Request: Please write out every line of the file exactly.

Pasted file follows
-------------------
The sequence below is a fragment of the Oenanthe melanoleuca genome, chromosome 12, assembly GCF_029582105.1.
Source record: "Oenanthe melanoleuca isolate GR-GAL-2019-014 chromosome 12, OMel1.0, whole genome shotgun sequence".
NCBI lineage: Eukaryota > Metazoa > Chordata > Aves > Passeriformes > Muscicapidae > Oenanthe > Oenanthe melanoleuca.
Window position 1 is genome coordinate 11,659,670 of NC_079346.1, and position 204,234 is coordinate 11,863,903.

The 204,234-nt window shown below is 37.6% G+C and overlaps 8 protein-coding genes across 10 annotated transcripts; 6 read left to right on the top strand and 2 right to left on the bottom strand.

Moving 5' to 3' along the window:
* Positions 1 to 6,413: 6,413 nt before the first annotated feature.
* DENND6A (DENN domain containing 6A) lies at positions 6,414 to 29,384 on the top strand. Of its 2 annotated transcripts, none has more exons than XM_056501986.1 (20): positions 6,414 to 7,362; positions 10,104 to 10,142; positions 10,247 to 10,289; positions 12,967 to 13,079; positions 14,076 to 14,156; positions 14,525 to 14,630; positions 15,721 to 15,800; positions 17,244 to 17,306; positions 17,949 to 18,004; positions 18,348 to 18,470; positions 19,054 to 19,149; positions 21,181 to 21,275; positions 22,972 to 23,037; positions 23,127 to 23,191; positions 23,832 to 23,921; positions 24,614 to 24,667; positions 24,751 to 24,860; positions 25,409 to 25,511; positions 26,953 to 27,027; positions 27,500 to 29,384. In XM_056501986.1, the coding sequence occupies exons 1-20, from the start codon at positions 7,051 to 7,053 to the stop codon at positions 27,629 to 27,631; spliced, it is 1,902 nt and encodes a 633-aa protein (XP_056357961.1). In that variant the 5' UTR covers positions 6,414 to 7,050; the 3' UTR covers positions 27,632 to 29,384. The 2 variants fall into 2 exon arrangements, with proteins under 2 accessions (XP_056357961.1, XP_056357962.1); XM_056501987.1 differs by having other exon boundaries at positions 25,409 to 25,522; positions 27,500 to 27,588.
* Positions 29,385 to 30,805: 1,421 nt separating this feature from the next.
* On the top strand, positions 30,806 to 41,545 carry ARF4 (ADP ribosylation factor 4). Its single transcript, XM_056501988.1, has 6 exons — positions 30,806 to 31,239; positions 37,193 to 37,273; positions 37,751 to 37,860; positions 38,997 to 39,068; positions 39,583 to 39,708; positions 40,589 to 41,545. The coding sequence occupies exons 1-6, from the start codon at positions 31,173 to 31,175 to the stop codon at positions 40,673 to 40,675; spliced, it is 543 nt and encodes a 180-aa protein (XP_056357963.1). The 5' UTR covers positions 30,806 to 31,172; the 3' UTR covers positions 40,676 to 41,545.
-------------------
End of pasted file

The sequence below is a fragment of the Oenanthe melanoleuca genome, chromosome 12, assembly GCF_029582105.1.
Source record: "Oenanthe melanoleuca isolate GR-GAL-2019-014 chromosome 12, OMel1.0, whole genome shotgun sequence".
NCBI lineage: Eukaryota > Metazoa > Chordata > Aves > Passeriformes > Muscicapidae > Oenanthe > Oenanthe melanoleuca.
Window position 1 is genome coordinate 11,659,670 of NC_079346.1, and position 204,234 is coordinate 11,863,903.

The 204,234-nt window shown below is 37.6% G+C and overlaps 8 protein-coding genes across 10 annotated transcripts; 6 read left to right on the top strand and 2 right to left on the bottom strand.

Moving 5' to 3' along the window:
* Positions 1 to 6,413: 6,413 nt before the first annotated feature.
* DENND6A (DENN domain containing 6A) lies at positions 6,414 to 29,384 on the top strand. Of its 2 annotated transcripts, none has more exons than XM_056501986.1 (20): positions 6,414 to 7,362; positions 10,104 to 10,142; positions 10,247 to 10,289; positions 12,967 to 13,079; positions 14,076 to 14,156; positions 14,525 to 14,630; positions 15,721 to 15,800; positions 17,244 to 17,306; positions 17,949 to 18,004; positions 18,348 to 18,470; positions 19,054 to 19,149; positions 21,181 to 21,275; positions 22,972 to 23,037; positions 23,127 to 23,191; positions 23,832 to 23,921; positions 24,614 to 24,667; positions 24,751 to 24,860; positions 25,409 to 25,511; positions 26,953 to 27,027; positions 27,500 to 29,384. In XM_056501986.1, the coding sequence occupies exons 1-20, from the start codon at positions 7,051 to 7,053 to the stop codon at positions 27,629 to 27,631; spliced, it is 1,902 nt and encodes a 633-aa protein (XP_056357961.1). In that variant the 5' UTR covers positions 6,414 to 7,050; the 3' UTR covers positions 27,632 to 29,384. The 2 variants fall into 2 exon arrangements, with proteins under 2 accessions (XP_056357961.1, XP_056357962.1); XM_056501987.1 differs by having other exon boundaries at positions 25,409 to 25,522; positions 27,500 to 27,588.
* Positions 29,385 to 30,805: 1,421 nt separating this feature from the next.
* On the top strand, positions 30,806 to 41,545 carry ARF4 (ADP ribosylation factor 4). Its single transcript, XM_056501988.1, has 6 exons — positions 30,806 to 31,239; positions 37,193 to 37,273; positions 37,751 to 37,860; positions 38,997 to 39,068; positions 39,583 to 39,708; positions 40,589 to 41,545. The coding sequence occupies exons 1-6, from the start codon at positions 31,173 to 31,175 to the stop codon at positions 40,673 to 40,675; spliced, it is 543 nt and encodes a 180-aa protein (XP_056357963.1). The 5' UTR covers positions 30,806 to 31,172; the 3' UTR covers positions 40,676 to 41,545.